With the establishment of the Independent Safeguarding Authority, the UK now has a formal vetting and barring scheme affecting all adults who work with children, either in a professional or voluntary capacity, if they do so ‘frequently’ (once a month or more) or ‘intensively’ (over three or more days in a 30-day period). The vetting and barring scheme has grown out of the expansion of the work of the Criminal Records Bureau (CRB), and is codified by legislation (the Safeguarding Vulnerable Groups Act 2006). The vetting scheme is widely understood as a child protection measure, prompted by the Bichard Inquiry into the Soham murders of 2002. But reported experience of the impact of CRB-checking suggests that one outcome of routine mass vetting has been to encourage a wariness among adults about protecting or helping children, because of concerns that they are not qualified to do so or that they might make themselves vulnerable to false allegations of abuse. This paper discusses the extent to which the national vetting scheme has contributed to the notion of ‘child protection’ as a technical, official endeavour, thus exacerbating the trend towards responsibility-aversion among the adult community as a whole.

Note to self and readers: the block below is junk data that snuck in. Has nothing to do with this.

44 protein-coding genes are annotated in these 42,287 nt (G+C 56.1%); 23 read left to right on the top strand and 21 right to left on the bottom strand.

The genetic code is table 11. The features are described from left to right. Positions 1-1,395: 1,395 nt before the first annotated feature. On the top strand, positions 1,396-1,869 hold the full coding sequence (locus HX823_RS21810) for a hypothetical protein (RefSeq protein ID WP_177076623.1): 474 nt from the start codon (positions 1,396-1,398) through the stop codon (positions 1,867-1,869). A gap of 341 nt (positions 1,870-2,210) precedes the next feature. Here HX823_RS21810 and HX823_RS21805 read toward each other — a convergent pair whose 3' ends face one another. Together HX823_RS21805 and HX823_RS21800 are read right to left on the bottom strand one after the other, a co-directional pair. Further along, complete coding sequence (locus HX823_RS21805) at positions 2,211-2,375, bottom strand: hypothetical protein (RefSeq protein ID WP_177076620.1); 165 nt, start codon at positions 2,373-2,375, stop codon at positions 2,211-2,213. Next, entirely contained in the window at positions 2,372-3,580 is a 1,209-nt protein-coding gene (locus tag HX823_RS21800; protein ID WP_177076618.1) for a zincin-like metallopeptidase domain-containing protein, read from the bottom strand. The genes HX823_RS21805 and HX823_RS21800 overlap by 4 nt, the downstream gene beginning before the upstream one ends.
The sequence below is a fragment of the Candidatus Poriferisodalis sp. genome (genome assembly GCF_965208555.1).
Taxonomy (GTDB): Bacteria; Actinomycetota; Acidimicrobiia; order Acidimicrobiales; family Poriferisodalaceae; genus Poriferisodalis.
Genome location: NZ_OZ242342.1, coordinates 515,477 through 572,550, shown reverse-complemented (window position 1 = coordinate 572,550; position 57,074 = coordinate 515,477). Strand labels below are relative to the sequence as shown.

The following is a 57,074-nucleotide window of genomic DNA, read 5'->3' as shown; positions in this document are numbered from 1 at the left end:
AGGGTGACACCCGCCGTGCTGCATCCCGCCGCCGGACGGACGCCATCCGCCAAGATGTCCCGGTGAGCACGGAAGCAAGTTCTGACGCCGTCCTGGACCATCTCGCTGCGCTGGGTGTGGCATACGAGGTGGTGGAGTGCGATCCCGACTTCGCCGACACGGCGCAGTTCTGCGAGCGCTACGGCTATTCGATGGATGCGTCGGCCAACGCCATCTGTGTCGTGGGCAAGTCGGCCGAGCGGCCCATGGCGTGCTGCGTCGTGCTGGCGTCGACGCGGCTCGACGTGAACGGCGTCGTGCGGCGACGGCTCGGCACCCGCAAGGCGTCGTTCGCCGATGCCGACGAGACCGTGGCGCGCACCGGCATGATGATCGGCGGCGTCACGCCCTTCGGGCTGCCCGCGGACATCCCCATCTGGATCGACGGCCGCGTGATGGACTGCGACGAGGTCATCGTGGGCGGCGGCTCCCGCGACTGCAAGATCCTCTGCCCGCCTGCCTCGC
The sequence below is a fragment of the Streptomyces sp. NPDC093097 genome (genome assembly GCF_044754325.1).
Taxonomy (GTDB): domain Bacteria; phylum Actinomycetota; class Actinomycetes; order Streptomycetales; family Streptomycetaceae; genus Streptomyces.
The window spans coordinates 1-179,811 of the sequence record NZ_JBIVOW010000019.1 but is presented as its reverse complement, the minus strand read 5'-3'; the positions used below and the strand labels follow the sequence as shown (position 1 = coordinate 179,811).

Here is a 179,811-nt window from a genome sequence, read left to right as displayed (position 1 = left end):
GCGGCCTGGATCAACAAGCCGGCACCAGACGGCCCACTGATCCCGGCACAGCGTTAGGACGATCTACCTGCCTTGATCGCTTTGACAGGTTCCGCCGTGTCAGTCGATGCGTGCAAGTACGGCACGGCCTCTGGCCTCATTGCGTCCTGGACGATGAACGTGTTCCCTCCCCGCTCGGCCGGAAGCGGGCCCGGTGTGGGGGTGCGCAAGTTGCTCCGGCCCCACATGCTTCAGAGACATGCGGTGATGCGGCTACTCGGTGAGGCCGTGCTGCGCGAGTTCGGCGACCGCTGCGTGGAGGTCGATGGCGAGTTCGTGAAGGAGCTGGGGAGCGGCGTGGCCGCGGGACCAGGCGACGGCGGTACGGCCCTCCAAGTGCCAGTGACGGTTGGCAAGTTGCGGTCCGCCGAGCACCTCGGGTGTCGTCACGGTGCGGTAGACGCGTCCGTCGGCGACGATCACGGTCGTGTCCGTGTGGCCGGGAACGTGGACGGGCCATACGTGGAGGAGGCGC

Link to AV recording

Stuart Waiton Antisocialisation: How intervention undermines individuals and communities.

This paper will argue that a, and arguably the, major problem regarding adult-youth relations, is not the activities of youth but the inactivity of adults, generated in part by the fact that adults no longer, at an individual and societal level, back each other up. Without accepted norms of engagement predicated upon a certain level of trust, today adults often feel paralysed, unsure of themselves and of their role in either regulating the behaviour of young people or simply supporting children they encounter in their daily lives.  The socialising role of publicly acting adults is crucial for any society. Unfortunately, as this paper will attempt to show, much of the ‘social’ policy being developed to apparently socialise young people is in essence based upon an approach that can best be described as one that results in the anti-socialisation of society.